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Rapid American Corporation ultimately pursued bankruptcy in 2013 to avoid facing approximately 300,000 claims of asbestos exposure. This legal difficulty followed the company’s merger during the 1970s with Philip Carey Manufacturing Corporation, a product of asbestos-containing products used for insulation.The History of Rapid American
Routinely referred to as “Old Carey,” the company started operation in Ohio at the end of the 1880s. For several decades, Philip Carey manufactured insulation products that were placed in various types of industrial equipment including pipe generators, boilers, and other products. For almost 80 years, the company manufactured asbestos-containing products for various industries.
In 1972, Philip Carey merged with Rapid-American Corporation, which was also a company headquartered and founded in Ohio. Philip Carey utilized asbestos to make its products, which exposed many workers to the danger of asbestos. The company as well as its subsidiaries became the focus of a substantial number of lawsuits after individuals began to face harm from these products.Asbestos Litigation and Asbestos Exposure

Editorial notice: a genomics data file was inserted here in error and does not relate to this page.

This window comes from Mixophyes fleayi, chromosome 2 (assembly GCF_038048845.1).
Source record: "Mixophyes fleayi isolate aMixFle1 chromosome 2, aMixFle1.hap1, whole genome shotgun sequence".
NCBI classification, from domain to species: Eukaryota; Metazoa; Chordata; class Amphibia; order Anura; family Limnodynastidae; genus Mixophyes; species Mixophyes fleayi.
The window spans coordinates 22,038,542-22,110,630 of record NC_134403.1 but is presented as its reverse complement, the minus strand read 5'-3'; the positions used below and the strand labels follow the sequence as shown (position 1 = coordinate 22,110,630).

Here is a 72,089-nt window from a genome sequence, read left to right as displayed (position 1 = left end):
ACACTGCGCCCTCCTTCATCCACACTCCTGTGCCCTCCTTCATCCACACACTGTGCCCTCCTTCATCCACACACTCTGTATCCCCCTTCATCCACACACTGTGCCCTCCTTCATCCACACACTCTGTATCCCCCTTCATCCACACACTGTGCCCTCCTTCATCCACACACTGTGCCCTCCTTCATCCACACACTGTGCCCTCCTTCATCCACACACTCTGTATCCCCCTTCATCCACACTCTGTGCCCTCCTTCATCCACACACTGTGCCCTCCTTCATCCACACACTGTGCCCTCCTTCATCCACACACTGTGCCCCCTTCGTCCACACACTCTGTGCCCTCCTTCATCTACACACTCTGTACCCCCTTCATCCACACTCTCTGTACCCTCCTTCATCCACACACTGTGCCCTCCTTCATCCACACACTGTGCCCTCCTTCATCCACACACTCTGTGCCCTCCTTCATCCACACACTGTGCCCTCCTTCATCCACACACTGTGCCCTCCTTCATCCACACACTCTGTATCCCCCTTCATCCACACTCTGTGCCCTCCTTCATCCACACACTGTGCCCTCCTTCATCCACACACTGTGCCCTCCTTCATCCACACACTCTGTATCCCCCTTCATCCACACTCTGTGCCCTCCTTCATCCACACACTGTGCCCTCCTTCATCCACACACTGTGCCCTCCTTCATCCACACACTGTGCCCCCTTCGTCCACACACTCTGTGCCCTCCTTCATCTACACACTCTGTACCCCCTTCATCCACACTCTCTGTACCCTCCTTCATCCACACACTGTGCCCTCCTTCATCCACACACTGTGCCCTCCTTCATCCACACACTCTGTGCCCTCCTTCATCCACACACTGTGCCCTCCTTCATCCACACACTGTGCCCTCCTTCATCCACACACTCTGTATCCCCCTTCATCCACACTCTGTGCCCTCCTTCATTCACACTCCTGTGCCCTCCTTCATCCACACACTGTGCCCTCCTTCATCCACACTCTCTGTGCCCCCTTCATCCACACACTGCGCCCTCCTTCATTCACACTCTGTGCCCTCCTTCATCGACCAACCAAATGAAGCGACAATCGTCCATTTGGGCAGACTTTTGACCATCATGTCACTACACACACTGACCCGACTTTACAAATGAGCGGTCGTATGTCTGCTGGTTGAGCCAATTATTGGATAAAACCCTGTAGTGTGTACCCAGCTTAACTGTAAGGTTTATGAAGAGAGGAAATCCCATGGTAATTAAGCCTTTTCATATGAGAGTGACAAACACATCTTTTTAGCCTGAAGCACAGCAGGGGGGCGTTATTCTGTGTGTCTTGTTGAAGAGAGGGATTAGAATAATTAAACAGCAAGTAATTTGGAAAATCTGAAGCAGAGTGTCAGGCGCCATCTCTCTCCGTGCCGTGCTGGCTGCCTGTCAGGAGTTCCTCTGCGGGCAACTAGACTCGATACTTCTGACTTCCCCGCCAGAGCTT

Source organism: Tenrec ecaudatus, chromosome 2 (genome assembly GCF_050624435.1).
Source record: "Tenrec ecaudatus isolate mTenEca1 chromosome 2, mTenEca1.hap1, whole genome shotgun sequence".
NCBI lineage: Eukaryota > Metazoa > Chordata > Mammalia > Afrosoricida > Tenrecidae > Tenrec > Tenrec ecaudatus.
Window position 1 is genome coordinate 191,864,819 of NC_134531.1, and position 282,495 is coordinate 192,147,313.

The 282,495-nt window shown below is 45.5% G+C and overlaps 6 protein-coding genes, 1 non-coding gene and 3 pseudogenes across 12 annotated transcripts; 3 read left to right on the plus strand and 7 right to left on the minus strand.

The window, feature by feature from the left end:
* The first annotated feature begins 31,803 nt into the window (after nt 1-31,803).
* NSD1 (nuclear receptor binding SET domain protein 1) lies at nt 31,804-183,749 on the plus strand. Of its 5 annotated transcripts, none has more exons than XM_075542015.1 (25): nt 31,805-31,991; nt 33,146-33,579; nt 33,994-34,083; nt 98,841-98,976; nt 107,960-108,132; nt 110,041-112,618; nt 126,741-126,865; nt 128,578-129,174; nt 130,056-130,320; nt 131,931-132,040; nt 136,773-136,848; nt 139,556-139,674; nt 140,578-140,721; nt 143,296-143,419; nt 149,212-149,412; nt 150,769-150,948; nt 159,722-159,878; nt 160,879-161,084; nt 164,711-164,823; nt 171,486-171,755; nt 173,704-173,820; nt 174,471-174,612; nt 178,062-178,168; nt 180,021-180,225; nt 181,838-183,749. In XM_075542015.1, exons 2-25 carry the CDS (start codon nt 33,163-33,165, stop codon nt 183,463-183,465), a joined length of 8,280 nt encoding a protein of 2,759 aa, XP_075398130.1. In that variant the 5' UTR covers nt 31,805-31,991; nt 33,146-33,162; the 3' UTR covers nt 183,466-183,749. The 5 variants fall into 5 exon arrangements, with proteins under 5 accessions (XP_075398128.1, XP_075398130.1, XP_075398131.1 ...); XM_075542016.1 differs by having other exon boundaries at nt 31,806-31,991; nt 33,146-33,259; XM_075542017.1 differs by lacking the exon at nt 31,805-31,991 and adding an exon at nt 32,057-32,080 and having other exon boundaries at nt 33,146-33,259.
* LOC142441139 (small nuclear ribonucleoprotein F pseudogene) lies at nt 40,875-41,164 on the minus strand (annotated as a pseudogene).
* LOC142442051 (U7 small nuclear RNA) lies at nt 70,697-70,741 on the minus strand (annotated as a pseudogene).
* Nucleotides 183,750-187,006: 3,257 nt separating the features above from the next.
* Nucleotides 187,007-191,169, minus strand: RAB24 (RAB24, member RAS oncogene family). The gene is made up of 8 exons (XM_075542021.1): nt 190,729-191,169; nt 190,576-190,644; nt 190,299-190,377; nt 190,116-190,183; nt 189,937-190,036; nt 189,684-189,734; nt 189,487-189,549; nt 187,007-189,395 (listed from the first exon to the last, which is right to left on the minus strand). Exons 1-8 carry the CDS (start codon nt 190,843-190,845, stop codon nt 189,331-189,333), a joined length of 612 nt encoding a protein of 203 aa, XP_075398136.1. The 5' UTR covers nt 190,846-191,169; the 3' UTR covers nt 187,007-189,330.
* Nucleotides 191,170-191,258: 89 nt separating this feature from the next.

Rapid American Corporation first faced asbestos-exposure-associated litigation in 1974 following the company’s acquisition by Philip Carey. The company ended up facing financial hardships as a result of asbestos-exposure lawsuits brought against Rapid American as well as its subsidiaries.
The company ultimately pursued Chapter 11 bankruptcy in 2013 after around 275,000 claims associated with asbestos exposure were brought against it. Rapid American only resolved less than 100,000 of these claims.
Rapid-American as well as two other entities in 2017 requested an order of protection from parties who attempted to “double-dip” in asbestos compensation. A bankruptcy judge denied the order in 2018 and refused to remove subpoenas issued by insurers who process asbestos personal injury claims.
Some notable cases brought against the company include:
After Rapid American filed for bankruptcy in 2013, the company became part of an ongoing dispute with insurers responsible for addressing liabilities. Several insurers that issued Rapid American policies later became insolvent and could not pay the entirety of these policies. In 2016, a bankruptcy judge ruled that most insurers owed nothing to the company for asbestos claims until the company ran out of the $700 million it promised to pay.
The company’s bankruptcy plan was ultimately approved. As a term of obtaining a bankruptcy discharge, the company was required to fund an asbestos trust.Contact an Asbestos-Exposure Attorney Today
If you or a loved one was exposed to asbestos-containing products manufactured by Rapid American, you should not hesitate to speak with an experienced attorney. Contact the Throneberry Law Group today to schedule a free case evaluation.